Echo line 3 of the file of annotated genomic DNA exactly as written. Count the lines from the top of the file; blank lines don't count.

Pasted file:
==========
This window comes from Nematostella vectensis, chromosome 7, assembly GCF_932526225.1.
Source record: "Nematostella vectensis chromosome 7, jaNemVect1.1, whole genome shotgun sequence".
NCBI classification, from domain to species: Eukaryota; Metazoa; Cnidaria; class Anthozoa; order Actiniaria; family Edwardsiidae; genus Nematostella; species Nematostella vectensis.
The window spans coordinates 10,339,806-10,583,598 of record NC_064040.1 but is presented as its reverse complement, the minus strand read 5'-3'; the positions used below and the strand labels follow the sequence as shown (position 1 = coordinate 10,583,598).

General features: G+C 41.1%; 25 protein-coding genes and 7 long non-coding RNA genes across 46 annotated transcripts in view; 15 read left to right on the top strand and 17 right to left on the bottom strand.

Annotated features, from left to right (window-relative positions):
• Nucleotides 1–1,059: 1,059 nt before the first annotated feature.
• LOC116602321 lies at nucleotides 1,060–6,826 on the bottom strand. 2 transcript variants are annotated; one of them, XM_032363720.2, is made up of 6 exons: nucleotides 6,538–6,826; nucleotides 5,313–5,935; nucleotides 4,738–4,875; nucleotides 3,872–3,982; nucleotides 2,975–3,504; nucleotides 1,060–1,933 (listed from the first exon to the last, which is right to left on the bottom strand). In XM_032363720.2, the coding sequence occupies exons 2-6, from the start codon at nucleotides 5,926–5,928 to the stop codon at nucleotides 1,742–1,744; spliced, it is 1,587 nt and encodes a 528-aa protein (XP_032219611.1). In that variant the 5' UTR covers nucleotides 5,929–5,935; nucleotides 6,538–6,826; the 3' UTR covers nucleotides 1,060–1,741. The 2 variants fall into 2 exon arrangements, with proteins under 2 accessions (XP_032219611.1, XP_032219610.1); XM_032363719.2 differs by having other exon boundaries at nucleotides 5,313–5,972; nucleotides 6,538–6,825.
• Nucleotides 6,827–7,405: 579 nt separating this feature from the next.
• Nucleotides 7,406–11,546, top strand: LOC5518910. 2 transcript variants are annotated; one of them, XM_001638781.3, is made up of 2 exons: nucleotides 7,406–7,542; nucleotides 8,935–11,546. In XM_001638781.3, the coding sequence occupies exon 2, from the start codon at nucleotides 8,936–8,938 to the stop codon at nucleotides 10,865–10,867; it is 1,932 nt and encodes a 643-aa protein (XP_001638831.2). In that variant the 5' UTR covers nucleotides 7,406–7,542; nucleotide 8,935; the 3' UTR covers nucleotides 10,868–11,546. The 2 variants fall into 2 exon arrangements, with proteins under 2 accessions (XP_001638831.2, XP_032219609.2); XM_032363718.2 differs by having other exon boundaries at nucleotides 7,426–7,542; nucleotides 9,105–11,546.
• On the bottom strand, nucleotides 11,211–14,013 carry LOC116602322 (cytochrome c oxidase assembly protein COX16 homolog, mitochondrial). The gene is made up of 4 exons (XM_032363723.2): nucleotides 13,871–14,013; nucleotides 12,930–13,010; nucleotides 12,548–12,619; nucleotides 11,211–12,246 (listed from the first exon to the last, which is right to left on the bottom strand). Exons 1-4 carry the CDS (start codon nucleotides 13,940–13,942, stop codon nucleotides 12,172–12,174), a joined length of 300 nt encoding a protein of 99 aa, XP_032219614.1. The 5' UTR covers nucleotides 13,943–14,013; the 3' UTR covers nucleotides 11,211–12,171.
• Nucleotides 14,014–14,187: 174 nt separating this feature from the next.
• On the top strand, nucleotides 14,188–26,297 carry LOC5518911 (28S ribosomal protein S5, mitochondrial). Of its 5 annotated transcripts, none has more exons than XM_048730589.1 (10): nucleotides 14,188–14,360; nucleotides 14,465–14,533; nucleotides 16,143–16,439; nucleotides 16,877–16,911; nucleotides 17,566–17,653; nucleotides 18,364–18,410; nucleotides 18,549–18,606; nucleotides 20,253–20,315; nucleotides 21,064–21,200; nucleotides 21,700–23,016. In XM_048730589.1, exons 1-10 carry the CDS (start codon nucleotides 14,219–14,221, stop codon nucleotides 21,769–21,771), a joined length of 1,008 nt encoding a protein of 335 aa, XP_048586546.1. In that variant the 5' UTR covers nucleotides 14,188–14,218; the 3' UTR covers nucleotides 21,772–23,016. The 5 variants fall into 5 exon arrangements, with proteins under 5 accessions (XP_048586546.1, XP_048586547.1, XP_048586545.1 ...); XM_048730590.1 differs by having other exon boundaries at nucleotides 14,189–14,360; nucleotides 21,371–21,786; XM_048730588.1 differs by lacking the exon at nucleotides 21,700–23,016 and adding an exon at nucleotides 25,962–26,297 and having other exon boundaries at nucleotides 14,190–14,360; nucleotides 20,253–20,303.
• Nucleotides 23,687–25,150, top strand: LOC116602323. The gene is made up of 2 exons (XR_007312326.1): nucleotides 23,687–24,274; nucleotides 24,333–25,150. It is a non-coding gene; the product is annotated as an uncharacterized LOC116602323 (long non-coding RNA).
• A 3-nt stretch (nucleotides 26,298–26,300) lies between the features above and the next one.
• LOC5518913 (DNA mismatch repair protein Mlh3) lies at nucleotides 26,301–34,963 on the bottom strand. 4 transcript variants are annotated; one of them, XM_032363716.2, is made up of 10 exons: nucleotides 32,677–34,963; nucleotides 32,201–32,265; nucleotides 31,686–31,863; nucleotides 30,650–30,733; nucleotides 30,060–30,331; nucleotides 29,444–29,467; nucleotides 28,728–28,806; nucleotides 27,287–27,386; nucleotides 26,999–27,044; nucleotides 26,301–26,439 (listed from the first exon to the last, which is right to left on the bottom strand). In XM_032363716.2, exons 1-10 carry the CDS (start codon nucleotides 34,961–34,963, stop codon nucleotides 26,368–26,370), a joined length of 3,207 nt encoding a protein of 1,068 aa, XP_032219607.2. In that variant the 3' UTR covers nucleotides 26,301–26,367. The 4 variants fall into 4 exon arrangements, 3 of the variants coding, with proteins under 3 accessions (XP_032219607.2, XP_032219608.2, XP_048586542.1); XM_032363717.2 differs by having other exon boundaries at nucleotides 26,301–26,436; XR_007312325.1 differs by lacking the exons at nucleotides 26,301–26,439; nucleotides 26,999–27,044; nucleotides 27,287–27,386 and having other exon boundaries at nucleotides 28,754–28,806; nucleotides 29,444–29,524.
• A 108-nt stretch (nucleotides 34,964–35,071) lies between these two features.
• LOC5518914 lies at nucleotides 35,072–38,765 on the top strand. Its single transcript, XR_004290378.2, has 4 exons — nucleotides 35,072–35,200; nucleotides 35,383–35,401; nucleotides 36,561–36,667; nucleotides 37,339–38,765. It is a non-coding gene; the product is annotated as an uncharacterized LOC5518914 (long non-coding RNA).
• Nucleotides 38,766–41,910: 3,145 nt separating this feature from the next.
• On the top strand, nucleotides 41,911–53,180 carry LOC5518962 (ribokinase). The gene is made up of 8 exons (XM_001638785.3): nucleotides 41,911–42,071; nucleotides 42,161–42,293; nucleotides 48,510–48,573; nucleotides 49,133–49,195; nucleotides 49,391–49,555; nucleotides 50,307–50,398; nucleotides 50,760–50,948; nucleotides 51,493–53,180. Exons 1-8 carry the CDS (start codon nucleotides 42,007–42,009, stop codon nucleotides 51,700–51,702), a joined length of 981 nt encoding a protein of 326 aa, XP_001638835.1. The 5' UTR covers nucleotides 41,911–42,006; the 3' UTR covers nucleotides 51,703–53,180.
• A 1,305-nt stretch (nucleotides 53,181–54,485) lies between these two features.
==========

NCBI classification, from domain to species: Eukaryota; Metazoa; Cnidaria; class Anthozoa; order Actiniaria; family Edwardsiidae; genus Nematostella; species Nematostella vectensis.